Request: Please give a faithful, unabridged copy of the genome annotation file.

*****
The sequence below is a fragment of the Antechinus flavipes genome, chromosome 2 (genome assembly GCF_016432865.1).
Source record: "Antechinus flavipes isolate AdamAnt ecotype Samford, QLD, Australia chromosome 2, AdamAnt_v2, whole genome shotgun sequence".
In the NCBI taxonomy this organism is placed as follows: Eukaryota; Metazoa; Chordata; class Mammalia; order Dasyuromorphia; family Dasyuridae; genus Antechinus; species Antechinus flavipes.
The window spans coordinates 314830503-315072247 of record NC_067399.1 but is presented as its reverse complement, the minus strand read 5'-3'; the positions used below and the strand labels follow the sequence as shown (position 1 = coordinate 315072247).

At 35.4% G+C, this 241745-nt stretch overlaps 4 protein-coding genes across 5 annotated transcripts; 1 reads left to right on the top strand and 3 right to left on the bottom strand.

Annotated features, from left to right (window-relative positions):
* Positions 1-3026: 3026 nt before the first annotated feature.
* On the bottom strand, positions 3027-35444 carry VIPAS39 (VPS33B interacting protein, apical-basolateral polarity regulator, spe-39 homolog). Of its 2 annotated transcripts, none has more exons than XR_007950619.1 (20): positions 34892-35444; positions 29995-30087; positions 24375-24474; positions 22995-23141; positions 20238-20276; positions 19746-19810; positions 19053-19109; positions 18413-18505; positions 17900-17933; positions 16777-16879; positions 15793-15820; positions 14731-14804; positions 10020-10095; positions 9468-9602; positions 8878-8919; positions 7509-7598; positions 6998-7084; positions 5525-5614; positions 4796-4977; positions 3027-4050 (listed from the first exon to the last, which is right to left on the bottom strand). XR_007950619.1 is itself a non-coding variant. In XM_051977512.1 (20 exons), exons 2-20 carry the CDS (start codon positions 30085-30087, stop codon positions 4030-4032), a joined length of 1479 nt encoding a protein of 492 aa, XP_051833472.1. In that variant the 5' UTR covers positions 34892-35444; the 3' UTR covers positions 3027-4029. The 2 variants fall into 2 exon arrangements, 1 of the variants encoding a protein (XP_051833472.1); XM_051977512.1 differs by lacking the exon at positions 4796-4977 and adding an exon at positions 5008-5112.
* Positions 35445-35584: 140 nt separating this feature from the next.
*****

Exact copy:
The sequence below is a fragment of the Antechinus flavipes genome, chromosome 2 (genome assembly GCF_016432865.1).
Source record: "Antechinus flavipes isolate AdamAnt ecotype Samford, QLD, Australia chromosome 2, AdamAnt_v2, whole genome shotgun sequence".
In the NCBI taxonomy this organism is placed as follows: Eukaryota; Metazoa; Chordata; class Mammalia; order Dasyuromorphia; family Dasyuridae; genus Antechinus; species Antechinus flavipes.
The window spans coordinates 314830503-315072247 of record NC_067399.1 but is presented as its reverse complement, the minus strand read 5'-3'; the positions used below and the strand labels follow the sequence as shown (position 1 = coordinate 315072247).

At 35.4% G+C, this 241745-nt stretch overlaps 4 protein-coding genes across 5 annotated transcripts; 1 reads left to right on the top strand and 3 right to left on the bottom strand.

Annotated features, from left to right (window-relative positions):
* Positions 1-3026: 3026 nt before the first annotated feature.
* On the bottom strand, positions 3027-35444 carry VIPAS39 (VPS33B interacting protein, apical-basolateral polarity regulator, spe-39 homolog). Of its 2 annotated transcripts, none has more exons than XR_007950619.1 (20): positions 34892-35444; positions 29995-30087; positions 24375-24474; positions 22995-23141; positions 20238-20276; positions 19746-19810; positions 19053-19109; positions 18413-18505; positions 17900-17933; positions 16777-16879; positions 15793-15820; positions 14731-14804; positions 10020-10095; positions 9468-9602; positions 8878-8919; positions 7509-7598; positions 6998-7084; positions 5525-5614; positions 4796-4977; positions 3027-4050 (listed from the first exon to the last, which is right to left on the bottom strand). XR_007950619.1 is itself a non-coding variant. In XM_051977512.1 (20 exons), exons 2-20 carry the CDS (start codon positions 30085-30087, stop codon positions 4030-4032), a joined length of 1479 nt encoding a protein of 492 aa, XP_051833472.1. In that variant the 5' UTR covers positions 34892-35444; the 3' UTR covers positions 3027-4029. The 2 variants fall into 2 exon arrangements, 1 of the variants encoding a protein (XP_051833472.1); XM_051977512.1 differs by lacking the exon at positions 4796-4977 and adding an exon at positions 5008-5112.
* Positions 35445-35584: 140 nt separating this feature from the next.